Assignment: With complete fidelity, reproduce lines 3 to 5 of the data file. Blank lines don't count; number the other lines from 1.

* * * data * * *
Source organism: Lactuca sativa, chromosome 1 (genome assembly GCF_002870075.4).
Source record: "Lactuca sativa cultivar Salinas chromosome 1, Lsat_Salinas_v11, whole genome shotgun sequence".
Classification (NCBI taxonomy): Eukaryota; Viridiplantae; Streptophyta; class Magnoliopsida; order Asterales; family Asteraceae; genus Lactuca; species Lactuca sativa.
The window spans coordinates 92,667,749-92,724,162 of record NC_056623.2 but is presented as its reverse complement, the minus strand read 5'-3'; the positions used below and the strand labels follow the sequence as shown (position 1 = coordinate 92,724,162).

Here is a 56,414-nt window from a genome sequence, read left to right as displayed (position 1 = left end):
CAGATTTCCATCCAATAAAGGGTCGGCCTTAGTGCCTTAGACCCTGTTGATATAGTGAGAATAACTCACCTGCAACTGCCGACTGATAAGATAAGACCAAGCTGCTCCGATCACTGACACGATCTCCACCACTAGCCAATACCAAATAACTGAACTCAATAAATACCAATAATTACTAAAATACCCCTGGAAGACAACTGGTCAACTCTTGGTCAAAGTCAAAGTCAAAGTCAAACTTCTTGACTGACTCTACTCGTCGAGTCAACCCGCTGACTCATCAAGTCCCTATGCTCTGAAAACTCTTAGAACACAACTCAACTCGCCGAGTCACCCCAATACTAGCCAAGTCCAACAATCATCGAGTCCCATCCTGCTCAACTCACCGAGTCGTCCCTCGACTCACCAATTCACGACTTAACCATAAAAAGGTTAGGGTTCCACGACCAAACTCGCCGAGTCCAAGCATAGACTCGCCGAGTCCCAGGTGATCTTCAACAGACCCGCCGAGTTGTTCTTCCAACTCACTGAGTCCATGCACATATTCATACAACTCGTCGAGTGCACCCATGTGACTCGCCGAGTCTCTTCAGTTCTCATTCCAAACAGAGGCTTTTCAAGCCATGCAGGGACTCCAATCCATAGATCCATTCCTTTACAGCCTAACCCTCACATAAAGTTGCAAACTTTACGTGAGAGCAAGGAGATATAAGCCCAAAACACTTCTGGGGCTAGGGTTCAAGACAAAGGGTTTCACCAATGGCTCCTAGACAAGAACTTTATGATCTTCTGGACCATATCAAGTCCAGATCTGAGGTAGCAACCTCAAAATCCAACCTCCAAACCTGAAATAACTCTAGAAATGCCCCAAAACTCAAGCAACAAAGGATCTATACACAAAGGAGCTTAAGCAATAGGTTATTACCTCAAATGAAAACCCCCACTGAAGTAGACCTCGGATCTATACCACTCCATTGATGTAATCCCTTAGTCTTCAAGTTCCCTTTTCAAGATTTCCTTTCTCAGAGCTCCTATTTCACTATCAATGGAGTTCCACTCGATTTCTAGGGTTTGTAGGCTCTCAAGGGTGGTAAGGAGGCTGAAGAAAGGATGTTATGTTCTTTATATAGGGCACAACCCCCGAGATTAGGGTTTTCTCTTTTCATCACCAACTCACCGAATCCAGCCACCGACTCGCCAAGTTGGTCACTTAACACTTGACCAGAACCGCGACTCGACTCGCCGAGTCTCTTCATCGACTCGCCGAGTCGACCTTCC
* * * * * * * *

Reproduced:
Classification (NCBI taxonomy): Eukaryota; Viridiplantae; Streptophyta; class Magnoliopsida; order Asterales; family Asteraceae; genus Lactuca; species Lactuca sativa.
The window spans coordinates 92,667,749-92,724,162 of record NC_056623.2 but is presented as its reverse complement, the minus strand read 5'-3'; the positions used below and the strand labels follow the sequence as shown (position 1 = coordinate 92,724,162).

Here is a 56,414-nt window from a genome sequence, read left to right as displayed (position 1 = left end):